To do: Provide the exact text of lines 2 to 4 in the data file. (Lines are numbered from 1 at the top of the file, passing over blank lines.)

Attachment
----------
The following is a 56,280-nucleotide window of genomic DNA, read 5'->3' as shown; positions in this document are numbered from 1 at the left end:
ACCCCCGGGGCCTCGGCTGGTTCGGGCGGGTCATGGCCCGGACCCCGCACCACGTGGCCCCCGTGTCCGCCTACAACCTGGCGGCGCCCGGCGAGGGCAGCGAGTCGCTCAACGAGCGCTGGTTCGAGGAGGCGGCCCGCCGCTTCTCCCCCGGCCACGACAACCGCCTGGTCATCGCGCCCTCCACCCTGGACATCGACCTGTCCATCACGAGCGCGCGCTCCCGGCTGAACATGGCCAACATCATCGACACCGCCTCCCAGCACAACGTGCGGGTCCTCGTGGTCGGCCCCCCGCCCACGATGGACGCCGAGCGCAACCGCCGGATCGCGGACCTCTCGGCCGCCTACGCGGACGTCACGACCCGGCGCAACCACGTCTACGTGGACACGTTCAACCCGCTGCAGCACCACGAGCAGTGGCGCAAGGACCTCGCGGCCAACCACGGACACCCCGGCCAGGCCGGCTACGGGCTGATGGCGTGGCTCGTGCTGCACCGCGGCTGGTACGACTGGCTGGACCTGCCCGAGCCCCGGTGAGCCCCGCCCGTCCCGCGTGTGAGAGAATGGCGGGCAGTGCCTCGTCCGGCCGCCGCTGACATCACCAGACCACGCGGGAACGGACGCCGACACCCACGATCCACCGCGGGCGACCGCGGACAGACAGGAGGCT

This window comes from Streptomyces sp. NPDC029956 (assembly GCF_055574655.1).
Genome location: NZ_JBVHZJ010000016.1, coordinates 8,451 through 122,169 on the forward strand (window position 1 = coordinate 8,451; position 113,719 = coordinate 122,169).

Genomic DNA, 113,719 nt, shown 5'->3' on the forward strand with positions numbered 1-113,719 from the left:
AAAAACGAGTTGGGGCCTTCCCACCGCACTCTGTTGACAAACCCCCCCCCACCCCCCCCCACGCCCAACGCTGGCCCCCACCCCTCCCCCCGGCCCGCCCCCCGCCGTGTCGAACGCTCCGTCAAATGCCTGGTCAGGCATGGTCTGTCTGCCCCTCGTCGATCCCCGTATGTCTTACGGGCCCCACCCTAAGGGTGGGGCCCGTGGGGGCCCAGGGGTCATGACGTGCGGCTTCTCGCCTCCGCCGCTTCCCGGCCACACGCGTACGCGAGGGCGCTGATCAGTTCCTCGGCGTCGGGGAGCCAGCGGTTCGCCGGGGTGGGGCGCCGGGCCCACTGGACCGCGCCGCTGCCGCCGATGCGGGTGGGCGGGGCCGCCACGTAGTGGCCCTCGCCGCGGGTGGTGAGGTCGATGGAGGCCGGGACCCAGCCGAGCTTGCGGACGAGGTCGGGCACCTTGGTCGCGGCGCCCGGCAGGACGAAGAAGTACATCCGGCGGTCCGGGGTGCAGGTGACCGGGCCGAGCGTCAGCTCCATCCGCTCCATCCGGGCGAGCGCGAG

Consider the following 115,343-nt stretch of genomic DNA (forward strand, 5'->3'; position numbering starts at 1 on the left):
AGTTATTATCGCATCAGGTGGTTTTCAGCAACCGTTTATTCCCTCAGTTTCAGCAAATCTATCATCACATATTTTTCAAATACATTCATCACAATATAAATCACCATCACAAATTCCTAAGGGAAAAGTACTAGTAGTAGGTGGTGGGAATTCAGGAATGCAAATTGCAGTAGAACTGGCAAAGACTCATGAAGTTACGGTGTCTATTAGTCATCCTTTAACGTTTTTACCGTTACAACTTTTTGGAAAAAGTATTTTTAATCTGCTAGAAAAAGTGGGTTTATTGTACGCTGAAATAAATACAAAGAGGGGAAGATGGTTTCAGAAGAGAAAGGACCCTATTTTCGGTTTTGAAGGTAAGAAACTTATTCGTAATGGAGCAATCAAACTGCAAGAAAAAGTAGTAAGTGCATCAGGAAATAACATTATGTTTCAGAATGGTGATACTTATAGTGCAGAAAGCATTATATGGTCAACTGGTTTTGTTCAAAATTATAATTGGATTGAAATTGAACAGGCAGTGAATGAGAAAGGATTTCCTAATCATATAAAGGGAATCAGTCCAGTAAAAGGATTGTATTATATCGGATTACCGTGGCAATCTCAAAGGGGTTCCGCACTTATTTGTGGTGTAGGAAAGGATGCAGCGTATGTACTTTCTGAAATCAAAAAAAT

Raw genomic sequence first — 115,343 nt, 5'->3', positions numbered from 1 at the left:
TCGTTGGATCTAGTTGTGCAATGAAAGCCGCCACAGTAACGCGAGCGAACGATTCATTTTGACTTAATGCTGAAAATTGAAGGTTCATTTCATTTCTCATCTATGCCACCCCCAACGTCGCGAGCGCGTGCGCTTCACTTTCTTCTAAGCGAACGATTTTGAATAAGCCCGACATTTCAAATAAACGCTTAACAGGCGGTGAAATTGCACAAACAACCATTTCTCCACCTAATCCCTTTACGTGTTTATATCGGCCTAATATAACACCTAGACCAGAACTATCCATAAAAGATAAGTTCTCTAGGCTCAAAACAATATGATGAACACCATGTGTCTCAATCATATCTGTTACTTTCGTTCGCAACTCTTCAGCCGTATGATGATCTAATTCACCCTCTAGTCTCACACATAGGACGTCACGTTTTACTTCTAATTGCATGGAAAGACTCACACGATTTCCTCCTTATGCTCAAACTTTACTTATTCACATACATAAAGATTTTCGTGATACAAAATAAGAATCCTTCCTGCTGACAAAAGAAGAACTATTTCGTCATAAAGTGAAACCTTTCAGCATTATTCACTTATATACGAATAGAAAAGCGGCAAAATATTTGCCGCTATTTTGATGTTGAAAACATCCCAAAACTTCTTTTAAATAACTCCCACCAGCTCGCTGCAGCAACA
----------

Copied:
ACCCCCGGGGCCTCGGCTGGTTCGGGCGGGTCATGGCCCGGACCCCGCACCACGTGGCCCCCGTGTCCGCCTACAACCTGGCGGCGCCCGGCGAGGGCAGCGAGTCGCTCAACGAGCGCTGGTTCGAGGAGGCGGCCCGCCGCTTCTCCCCCGGCCACGACAACCGCCTGGTCATCGCGCCCTCCACCCTGGACATCGACCTGTCCATCACGAGCGCGCGCTCCCGGCTGAACATGGCCAACATCATCGACACCGCCTCCCAGCACAACGTGCGGGTCCTCGTGGTCGGCCCCCCGCCCACGATGGACGCCGAGCGCAACCGCCGGATCGCGGACCTCTCGGCCGCCTACGCGGACGTCACGACCCGGCGCAACCACGTCTACGTGGACACGTTCAACCCGCTGCAGCACCACGAGCAGTGGCGCAAGGACCTCGCGGCCAACCACGGACACCCCGGCCAGGCCGGCTACGGGCTGATGGCGTGGCTCGTGCTGCACCGCGGCTGGTACGACTGGCTGGACCTGCCCGAGCCCCGGTGAGCCCCGCCCGTCCCGCGTGTGAGAGAATGGCGGGCAGTGCCTCGTCCGGCCGCCGCTGACATCACCAGACCACGCGGGAACGGACGCCGACACCCACGATCCACCGCGGGCGACCGCGGACAGACAGGAGGCT

This window comes from Streptomyces sp. NPDC029956 (assembly GCF_055574655.1).
Genome location: NZ_JBVHZJ010000016.1, coordinates 8,451 through 122,169 on the forward strand (window position 1 = coordinate 8,451; position 113,719 = coordinate 122,169).